For History 97, the sophomore tutorial, students peer review each other's work. Each student writes a primary source based paper, which is based on a shared source base that all of the students have read. Students have to provide detailed written and oral feedback on each of their peers' papers. To guide their responses, the instructors provide a list of questions or points to consider. Students are to identify the argument and evaluate the extent to which it is supported by evidence, the organization of the paper, and the quality of the prose.
How did race, gender, employment, and other characteristics condition people's responses to revolutionary activities during the American Revolution? In this activity, students take on different personas and consider whether they would support a boycott of British goods.
How do you craft a good thesis statement? In this activity, students work together to refine their ideas and put together possible evidence for different topics. The purpose is to teach students how to connect their thesis statement with the rest of their paper, and to revise the two in tandem (start with a draft thesis, bring some evidence together, revise the thesis to better reflect the evidence, revise the evidence to better fit the thesis, etc.)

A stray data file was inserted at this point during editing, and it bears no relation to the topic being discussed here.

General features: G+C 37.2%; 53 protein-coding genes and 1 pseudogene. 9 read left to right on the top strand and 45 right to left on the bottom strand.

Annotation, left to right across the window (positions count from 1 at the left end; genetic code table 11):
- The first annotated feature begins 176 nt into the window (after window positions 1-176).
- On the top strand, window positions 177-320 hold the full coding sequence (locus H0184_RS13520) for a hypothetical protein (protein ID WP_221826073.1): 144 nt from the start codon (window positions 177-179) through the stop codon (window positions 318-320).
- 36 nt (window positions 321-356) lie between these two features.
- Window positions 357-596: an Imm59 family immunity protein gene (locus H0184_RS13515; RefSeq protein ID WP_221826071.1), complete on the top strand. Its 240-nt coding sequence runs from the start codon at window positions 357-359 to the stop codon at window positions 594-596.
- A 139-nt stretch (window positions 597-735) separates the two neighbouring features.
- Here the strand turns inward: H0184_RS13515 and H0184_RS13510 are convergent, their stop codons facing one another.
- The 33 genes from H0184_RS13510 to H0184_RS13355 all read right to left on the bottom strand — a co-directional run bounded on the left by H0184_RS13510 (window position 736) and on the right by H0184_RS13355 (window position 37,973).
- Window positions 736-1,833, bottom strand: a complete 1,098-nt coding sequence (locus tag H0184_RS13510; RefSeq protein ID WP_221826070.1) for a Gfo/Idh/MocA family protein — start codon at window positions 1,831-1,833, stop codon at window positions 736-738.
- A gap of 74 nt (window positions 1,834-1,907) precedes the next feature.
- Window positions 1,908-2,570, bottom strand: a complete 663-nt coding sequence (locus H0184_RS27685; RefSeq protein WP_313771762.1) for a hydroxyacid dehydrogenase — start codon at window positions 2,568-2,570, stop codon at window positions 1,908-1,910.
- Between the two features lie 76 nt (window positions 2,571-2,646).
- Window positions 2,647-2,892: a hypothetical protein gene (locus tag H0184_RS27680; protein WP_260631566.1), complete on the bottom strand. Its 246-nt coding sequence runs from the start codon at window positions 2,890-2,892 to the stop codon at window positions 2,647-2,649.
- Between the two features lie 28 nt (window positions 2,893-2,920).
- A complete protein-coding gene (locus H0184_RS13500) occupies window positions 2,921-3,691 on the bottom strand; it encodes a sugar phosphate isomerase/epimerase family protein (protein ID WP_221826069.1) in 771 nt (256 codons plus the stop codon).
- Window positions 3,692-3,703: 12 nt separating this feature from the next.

Rachel Gillett reports that in the History and Literature Sophomore Tutorials, students are required to do three oral presentations with the help of the instructors in order to hone their public speaking and critical thinking skills.
In his Bible in the Humanities section, David Weimer had students present a modern object that makes an allusion or reference to the Bible. This activity allows students to explore modern-day understandings of the Bible as they relate to the original text.
In SPU 14, Professor Charles Langmuir has a unique office hours policy where he holds office hours for three hours a week and goves students one extra credit point for every time they come and ask a question.